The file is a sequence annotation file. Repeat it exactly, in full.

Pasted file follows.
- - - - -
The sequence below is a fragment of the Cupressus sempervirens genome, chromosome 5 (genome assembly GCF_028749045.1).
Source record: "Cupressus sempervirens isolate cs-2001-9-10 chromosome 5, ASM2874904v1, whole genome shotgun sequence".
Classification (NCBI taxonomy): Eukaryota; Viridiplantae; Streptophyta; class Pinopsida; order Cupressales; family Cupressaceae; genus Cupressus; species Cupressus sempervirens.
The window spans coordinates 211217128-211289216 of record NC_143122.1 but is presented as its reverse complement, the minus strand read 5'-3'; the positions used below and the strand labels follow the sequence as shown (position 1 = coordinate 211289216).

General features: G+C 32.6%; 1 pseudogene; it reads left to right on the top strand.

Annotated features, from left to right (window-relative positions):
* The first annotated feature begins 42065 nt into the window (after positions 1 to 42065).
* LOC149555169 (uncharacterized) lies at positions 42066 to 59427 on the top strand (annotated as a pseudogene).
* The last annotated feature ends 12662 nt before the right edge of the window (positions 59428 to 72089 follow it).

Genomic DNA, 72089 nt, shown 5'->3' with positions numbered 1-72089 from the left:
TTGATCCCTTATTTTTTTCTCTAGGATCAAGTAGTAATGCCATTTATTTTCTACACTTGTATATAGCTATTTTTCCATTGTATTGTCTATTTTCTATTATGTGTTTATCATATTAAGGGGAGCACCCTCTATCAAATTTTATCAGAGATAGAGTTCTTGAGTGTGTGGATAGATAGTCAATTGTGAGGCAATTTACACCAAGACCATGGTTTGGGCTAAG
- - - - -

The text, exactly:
The sequence below is a fragment of the Cupressus sempervirens genome, chromosome 5 (genome assembly GCF_028749045.1).
Source record: "Cupressus sempervirens isolate cs-2001-9-10 chromosome 5, ASM2874904v1, whole genome shotgun sequence".
Classification (NCBI taxonomy): Eukaryota; Viridiplantae; Streptophyta; class Pinopsida; order Cupressales; family Cupressaceae; genus Cupressus; species Cupressus sempervirens.
The window spans coordinates 211217128-211289216 of record NC_143122.1 but is presented as its reverse complement, the minus strand read 5'-3'; the positions used below and the strand labels follow the sequence as shown (position 1 = coordinate 211289216).

General features: G+C 32.6%; 1 pseudogene; it reads left to right on the top strand.

Annotated features, from left to right (window-relative positions):
* The first annotated feature begins 42065 nt into the window (after positions 1 to 42065).
* LOC149555169 (uncharacterized) lies at positions 42066 to 59427 on the top strand (annotated as a pseudogene).
* The last annotated feature ends 12662 nt before the right edge of the window (positions 59428 to 72089 follow it).

Genomic DNA, 72089 nt, shown 5'->3' with positions numbered 1-72089 from the left:
TTGATCCCTTATTTTTTTCTCTAGGATCAAGTAGTAATGCCATTTATTTTCTACACTTGTATATAGCTATTTTTCCATTGTATTGTCTATTTTCTATTATGTGTTTATCATATTAAGGGGAGCACCCTCTATCAAATTTTATCAGAGATAGAGTTCTTGAGTGTGTGGATAGATAGTCAATTGTGAGGCAATTTACACCAAGACCATGGTTTGGGCTAAG